Skip to main content

Scattered About


Well, that's another Christmas Day, past. I've been out this morning and would personally like to express my personal 'thanks' to the occupants of the house which regularly dumps its household rubbish next to the council bin at the start of the St Mildred's Bay car park. I'm sure those responsible and I could read out the names from their Xmas present labels, will be delighted to know, that with help from the ever present and voracious seagulls, the remains of their Christmas dinner and gift wrappings, are now scattered as far down as the beach. Strangely enough, I see, even the gulls won't eat Brussel sprouts.

Further down in the recycling area, people either can't be bothered or are not strong enough to lift the cover on the skip and have dumped bags of wrapping paper and boxes next to it. Yesterday, I shoved a whole load of boxes and paper to the back which was blocking the opening. So what happens next, is when the wind picks up, all the paper will end-up decorating the putting-green and the sea front. It's a shame because up until now, the beaches and sea-front area were looking remarkably clean, with great credit to the council sweepers and this will soon change as the paper becomes sodden and scatters.

Today, I had considered changing the template on this weblog but if I do, I'll lose all the links down the sidebar and would have to type each one back in again, a rather long-winder process. Also, because I have a number of 'Blogs', such as Zentelligence, I can't easily include and move other code around on the later interface, whereas the old blogger code accepts HTML (however poor my scripting is) so I guess we're stuck with it for now.

With less than a week before the start of 2010, I need to think of a New Year's resolution. The more immediate priority is to get back into a personal fitness regime. With my travelling around this month, freezing weather and two colds, I have 'dropped' the ball and need to re-discover the willpower to get back into my regime. The problem I find, post-fifty, is dealing with the challenge of discomfort and fatigue when one re-starts and I can easily understand why people simply give-up on the gym as falling asleep in the arm chair is a far more attractive option than lifting weights in the cold.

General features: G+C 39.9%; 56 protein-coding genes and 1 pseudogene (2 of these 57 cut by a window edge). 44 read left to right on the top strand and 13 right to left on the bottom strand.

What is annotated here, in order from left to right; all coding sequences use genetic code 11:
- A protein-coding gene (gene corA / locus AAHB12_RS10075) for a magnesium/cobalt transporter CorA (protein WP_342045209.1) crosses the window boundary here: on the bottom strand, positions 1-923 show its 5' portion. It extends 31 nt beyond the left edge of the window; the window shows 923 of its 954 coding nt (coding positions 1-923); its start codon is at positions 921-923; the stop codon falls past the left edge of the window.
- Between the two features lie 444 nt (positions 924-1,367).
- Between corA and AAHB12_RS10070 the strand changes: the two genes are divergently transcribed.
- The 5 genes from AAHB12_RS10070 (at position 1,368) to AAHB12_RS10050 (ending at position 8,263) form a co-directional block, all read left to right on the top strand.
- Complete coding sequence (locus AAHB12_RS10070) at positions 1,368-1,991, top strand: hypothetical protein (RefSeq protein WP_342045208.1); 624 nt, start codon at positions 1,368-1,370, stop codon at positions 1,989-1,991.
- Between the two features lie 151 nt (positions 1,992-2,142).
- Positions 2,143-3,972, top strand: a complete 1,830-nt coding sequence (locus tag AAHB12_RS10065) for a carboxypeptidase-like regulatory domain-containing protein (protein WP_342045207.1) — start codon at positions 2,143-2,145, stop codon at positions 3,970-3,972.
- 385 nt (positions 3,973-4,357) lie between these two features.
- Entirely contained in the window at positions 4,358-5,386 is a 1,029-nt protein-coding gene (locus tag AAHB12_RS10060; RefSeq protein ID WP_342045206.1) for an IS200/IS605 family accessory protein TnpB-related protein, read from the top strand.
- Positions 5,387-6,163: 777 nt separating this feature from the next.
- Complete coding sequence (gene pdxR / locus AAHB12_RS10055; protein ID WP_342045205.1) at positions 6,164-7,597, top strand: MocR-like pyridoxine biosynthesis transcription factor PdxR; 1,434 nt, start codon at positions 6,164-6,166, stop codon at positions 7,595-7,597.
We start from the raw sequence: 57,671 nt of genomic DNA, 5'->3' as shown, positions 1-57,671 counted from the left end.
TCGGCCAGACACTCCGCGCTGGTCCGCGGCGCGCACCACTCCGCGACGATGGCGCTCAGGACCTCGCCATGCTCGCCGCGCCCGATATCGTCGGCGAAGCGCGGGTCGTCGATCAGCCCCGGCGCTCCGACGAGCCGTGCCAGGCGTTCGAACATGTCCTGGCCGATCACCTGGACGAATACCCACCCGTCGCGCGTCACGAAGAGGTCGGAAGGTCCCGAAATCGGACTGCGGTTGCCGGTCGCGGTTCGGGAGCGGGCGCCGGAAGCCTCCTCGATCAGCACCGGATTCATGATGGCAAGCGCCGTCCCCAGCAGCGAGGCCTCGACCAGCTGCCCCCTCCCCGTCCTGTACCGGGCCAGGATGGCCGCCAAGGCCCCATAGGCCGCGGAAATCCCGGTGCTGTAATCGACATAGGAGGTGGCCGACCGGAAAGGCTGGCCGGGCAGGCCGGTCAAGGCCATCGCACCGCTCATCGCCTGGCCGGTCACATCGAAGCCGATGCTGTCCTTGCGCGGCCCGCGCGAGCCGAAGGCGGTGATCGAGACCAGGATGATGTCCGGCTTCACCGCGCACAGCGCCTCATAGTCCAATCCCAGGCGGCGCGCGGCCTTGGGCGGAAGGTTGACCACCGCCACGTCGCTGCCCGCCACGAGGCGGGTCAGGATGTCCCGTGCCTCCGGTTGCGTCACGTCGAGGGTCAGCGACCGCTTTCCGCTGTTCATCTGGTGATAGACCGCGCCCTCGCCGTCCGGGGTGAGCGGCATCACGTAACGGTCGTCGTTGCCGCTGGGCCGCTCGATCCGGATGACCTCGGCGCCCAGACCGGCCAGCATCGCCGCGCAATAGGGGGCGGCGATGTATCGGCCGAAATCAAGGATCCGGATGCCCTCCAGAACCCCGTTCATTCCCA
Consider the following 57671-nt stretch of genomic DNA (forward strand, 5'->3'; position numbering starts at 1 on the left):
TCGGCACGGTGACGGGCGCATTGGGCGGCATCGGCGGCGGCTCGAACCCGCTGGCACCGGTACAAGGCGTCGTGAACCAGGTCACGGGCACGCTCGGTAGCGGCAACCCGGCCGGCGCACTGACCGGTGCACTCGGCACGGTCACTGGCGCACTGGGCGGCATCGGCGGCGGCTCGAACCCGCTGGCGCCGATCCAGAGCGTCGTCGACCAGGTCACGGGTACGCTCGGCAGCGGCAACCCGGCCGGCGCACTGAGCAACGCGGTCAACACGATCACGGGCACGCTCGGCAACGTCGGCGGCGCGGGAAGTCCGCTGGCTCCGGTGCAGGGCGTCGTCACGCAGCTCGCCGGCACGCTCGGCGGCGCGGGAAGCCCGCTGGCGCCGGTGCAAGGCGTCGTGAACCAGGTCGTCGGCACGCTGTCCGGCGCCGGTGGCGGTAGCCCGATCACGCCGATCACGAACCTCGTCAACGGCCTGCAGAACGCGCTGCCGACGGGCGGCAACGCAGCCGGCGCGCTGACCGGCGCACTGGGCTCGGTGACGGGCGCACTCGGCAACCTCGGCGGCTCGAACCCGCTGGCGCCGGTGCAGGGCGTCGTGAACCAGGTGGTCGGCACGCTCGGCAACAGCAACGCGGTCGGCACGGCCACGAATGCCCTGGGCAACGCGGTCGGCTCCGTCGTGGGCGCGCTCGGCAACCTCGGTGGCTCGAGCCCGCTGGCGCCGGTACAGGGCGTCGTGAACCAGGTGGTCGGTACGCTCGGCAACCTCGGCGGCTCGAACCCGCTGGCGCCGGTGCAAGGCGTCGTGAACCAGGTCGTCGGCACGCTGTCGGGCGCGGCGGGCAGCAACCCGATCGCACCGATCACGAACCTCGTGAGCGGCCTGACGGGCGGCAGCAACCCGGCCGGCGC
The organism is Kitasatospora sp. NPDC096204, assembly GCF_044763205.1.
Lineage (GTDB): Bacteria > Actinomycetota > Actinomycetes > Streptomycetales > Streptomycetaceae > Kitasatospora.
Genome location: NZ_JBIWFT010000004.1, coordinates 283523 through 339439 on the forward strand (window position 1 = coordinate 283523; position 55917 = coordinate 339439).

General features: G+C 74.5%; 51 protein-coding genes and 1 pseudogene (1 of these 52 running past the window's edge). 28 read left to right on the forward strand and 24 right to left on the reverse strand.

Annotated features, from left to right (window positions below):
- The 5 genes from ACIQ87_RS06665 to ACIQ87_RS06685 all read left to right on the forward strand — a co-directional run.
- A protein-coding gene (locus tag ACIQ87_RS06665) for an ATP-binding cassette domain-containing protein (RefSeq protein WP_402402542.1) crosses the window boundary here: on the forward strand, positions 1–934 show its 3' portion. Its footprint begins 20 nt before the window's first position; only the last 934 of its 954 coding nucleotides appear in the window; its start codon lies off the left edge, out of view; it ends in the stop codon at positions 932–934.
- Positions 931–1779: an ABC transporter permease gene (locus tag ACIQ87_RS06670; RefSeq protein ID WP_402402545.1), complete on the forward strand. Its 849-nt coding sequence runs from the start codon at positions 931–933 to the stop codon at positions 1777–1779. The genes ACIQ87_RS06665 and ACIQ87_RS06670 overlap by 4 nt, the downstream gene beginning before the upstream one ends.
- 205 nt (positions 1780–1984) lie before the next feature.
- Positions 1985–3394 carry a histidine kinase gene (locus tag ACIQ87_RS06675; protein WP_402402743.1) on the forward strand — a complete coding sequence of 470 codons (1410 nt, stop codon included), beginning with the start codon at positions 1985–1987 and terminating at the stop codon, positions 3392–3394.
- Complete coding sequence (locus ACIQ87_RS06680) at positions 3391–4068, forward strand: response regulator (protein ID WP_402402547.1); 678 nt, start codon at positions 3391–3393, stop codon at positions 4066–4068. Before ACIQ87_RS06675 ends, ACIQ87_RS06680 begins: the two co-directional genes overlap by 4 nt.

What I would like to do is take a quick break in the New Year if the opportunity allows. I haven't had a holiday in over two years and it would be nice to go exploring again. It's a great way of losing weight as well! Places I've always wanted to visit include the oasis of Siwa in the western desert, Reigandou in Japan, the ancient city of Timbuktu and Hissarlik in Turkey, the site of ancient Troy. Maybe one day!

I did offer to take my daughter to Westwood Cross this morning but she gave me a pitying look and described the idea as 'madness.' I'm sure she's right. Has anyone else made the attempt?

Popular posts from this blog

Median Saleh

I mentioned in the last post, the 1981 expedition that took in Median Saleh, the ruined Nabatean city in Saudi Arabia


A temple carved from the rock from Petra's sister city.

By coincidence, one of the most important train stations on the Hejaz railway sat next to the ruins and when Lawrence of Arabia blew the line in 1917, the trains were trapped there and are still there today, gathering dust and with "Krupp" on the engine casings.


One of the trains, sitting where T.E. Lawrence left themwith Dr Paul Garnett as the passenger

Below, you can see one of the fortified train stations that Lawrence attacked along the Hejaz railway between Damascus and Medina.



More photos Medain Saleh can be found on THIS Site - Apparently you can catch a tourist bus these days, rather different from risking life and limb to cross an unfriendly Saudi Arabia twenty years ago!
A Christmas Tale

It’s pitch blackness in places along the sea wall this evening and I'm momentarily startled by a small dog with orange flashing yuletide antlers along the way. I’m the only person crazy enough to be running and I know the route well enough to negotiate it in the dark, part of my Christmas exercise regime and a good way of relieving stress.

Why stress you might ask. After all, it is Christmas Day.

True but I’ve just spent over two hours assembling the giant Playmobil ‘Pony Farm’ set when most other fathers should be asleep in front of the television.



I was warned that the Playmobil ‘Pirate Ship’ had driven some fathers to drink or suicide and now I understand why. If your eyesight isn’t perfect or if you’ve had a few drinks with your Christmas lunch then it’s a challenge best left until Boxing day but not an option if you happen to have a nine year old daughter who wants it ready to take horses by tea time.

Perhaps I should stick to technology but then, the instruc…

A Matter of Drones - Simon Moores for The Guardian

I have a drone on my airfield” – a statement that welcomes passengers to the latest dimension in air-travel disruption. Words of despair from the chief operating officer of Gatwick airport in the busiest travel week of the year. Elsewhere, many thousands of stranded and inconvenienced passengers turned in frustration to social media in an expression of crowd-sourced outrage.

How could this happen? Why is it still happening over 12 hours after Gatwick’s runways were closed to aircraft, why is an intruder drone – or even two of them – suspended in the bright blue sky above the airport, apparently visible to security staff and police who remain quite unable to locate its source of radio control?

Meanwhile, the UK Civil Aviation Authority, overtaken by both the technology and events, is reduced to sending out desperate tweets warning that an airport incursion is a criminal offence and that drone users should follow their new code of conduct. Yet this is not an unforeseen event. It was i…